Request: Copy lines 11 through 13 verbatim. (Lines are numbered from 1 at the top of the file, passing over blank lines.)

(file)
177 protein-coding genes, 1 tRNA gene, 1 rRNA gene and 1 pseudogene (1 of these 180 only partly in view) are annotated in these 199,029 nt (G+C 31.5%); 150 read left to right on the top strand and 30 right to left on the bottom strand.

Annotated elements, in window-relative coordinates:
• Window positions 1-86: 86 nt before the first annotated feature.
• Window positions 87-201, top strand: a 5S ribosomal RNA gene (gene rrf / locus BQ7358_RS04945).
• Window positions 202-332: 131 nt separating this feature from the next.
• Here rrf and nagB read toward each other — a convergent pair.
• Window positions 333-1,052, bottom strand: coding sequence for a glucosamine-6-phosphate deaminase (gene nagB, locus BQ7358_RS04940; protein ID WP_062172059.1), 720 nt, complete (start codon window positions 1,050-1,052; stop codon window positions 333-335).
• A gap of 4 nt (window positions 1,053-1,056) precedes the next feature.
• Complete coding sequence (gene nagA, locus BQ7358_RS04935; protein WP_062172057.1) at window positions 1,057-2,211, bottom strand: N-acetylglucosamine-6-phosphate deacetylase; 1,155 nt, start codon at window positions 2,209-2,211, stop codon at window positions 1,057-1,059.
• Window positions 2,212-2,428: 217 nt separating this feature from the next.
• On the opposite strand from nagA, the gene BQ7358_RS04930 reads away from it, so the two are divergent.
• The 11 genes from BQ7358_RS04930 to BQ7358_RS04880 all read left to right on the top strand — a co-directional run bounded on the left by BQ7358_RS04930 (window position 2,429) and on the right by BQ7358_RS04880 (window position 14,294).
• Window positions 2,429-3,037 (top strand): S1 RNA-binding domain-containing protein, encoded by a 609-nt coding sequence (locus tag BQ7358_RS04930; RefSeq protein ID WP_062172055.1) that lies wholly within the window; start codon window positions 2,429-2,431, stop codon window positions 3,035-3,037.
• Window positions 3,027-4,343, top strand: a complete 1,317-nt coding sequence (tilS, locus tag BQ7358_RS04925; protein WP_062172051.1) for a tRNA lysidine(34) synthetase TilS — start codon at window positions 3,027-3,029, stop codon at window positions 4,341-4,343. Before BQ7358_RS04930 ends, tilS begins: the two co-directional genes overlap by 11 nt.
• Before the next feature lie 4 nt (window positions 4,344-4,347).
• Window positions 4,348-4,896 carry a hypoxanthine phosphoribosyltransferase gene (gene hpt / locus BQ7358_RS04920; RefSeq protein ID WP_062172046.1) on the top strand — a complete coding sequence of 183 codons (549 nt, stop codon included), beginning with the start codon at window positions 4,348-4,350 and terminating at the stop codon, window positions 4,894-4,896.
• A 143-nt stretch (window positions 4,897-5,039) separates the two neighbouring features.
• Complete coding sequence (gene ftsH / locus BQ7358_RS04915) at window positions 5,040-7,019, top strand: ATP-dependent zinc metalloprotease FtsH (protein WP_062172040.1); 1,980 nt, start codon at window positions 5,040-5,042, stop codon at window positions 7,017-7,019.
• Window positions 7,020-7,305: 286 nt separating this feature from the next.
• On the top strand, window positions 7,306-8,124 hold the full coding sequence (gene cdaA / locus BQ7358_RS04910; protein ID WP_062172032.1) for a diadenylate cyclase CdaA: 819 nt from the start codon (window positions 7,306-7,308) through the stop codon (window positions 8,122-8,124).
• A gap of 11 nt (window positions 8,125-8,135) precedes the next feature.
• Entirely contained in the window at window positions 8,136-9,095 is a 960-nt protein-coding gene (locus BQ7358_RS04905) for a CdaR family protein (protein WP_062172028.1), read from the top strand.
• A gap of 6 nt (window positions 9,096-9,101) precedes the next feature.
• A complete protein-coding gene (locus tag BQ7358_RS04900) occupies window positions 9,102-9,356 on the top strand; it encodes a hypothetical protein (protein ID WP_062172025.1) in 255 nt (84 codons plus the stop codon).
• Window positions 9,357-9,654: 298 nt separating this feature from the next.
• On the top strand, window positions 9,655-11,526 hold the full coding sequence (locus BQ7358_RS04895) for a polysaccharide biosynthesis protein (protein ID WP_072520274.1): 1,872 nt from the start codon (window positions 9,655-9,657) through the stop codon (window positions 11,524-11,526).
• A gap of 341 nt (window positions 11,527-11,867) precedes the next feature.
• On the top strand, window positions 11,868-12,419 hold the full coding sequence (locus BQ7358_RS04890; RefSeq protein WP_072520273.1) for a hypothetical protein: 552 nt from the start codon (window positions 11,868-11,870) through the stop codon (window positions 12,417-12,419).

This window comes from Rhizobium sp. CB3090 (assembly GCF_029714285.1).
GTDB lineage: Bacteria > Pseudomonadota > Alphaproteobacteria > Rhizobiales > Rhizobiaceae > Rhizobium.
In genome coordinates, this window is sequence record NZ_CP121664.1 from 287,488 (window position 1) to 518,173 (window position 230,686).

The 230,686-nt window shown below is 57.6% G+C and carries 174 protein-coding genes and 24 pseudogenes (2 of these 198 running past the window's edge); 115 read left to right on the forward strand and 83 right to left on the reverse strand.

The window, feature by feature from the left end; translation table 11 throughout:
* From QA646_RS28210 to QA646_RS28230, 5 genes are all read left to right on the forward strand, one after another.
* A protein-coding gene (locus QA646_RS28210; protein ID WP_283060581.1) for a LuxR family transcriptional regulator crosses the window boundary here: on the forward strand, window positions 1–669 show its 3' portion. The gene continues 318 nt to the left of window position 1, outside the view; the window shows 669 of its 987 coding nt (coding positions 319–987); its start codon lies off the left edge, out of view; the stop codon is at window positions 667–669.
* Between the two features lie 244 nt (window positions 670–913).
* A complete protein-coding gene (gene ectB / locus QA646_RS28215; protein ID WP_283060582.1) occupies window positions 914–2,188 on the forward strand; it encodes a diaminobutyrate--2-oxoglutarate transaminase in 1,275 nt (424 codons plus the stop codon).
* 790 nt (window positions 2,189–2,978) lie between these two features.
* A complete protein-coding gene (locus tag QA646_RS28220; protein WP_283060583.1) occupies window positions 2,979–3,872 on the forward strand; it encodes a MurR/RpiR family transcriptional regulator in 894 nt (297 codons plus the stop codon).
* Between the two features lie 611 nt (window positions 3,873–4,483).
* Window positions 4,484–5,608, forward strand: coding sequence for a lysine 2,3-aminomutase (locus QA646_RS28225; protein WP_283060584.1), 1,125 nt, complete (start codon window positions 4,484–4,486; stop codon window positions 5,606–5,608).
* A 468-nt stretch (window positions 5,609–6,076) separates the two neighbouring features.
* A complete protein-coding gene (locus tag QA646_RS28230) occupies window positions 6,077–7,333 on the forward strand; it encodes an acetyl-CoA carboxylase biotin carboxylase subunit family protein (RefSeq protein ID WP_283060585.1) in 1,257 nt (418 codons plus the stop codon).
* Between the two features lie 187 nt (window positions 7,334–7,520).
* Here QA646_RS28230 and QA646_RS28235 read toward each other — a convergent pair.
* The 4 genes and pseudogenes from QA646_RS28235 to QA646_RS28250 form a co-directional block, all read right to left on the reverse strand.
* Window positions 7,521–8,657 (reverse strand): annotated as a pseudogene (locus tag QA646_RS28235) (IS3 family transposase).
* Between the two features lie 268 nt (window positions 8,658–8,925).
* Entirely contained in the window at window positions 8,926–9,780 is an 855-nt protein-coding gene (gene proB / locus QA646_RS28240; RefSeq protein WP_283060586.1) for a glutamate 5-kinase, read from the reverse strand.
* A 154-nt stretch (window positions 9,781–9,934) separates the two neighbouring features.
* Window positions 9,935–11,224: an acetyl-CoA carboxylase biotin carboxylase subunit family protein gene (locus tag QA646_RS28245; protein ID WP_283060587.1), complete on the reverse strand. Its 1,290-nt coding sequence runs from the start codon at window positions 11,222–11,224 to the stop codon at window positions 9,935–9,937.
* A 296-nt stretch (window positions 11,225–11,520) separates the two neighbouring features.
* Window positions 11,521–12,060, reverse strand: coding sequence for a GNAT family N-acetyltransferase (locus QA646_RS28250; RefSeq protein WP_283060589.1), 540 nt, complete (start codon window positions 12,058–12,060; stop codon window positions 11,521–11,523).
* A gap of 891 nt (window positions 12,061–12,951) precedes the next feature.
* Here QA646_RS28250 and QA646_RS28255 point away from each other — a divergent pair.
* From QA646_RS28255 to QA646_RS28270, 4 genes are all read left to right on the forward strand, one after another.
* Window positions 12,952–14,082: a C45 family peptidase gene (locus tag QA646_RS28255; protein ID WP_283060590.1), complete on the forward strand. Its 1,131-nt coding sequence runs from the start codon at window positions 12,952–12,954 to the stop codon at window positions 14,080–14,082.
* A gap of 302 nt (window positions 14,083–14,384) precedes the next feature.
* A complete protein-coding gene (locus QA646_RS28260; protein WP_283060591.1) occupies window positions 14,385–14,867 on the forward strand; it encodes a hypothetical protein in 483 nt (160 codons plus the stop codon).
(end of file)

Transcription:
• On the opposite strand from nagA, the gene BQ7358_RS04930 reads away from it, so the two are divergent.
• The 11 genes from BQ7358_RS04930 to BQ7358_RS04880 all read left to right on the top strand — a co-directional run bounded on the left by BQ7358_RS04930 (window position 2,429) and on the right by BQ7358_RS04880 (window position 14,294).
• Window positions 2,429-3,037 (top strand): S1 RNA-binding domain-containing protein, encoded by a 609-nt coding sequence (locus tag BQ7358_RS04930; RefSeq protein ID WP_062172055.1) that lies wholly within the window; start codon window positions 2,429-2,431, stop codon window positions 3,035-3,037.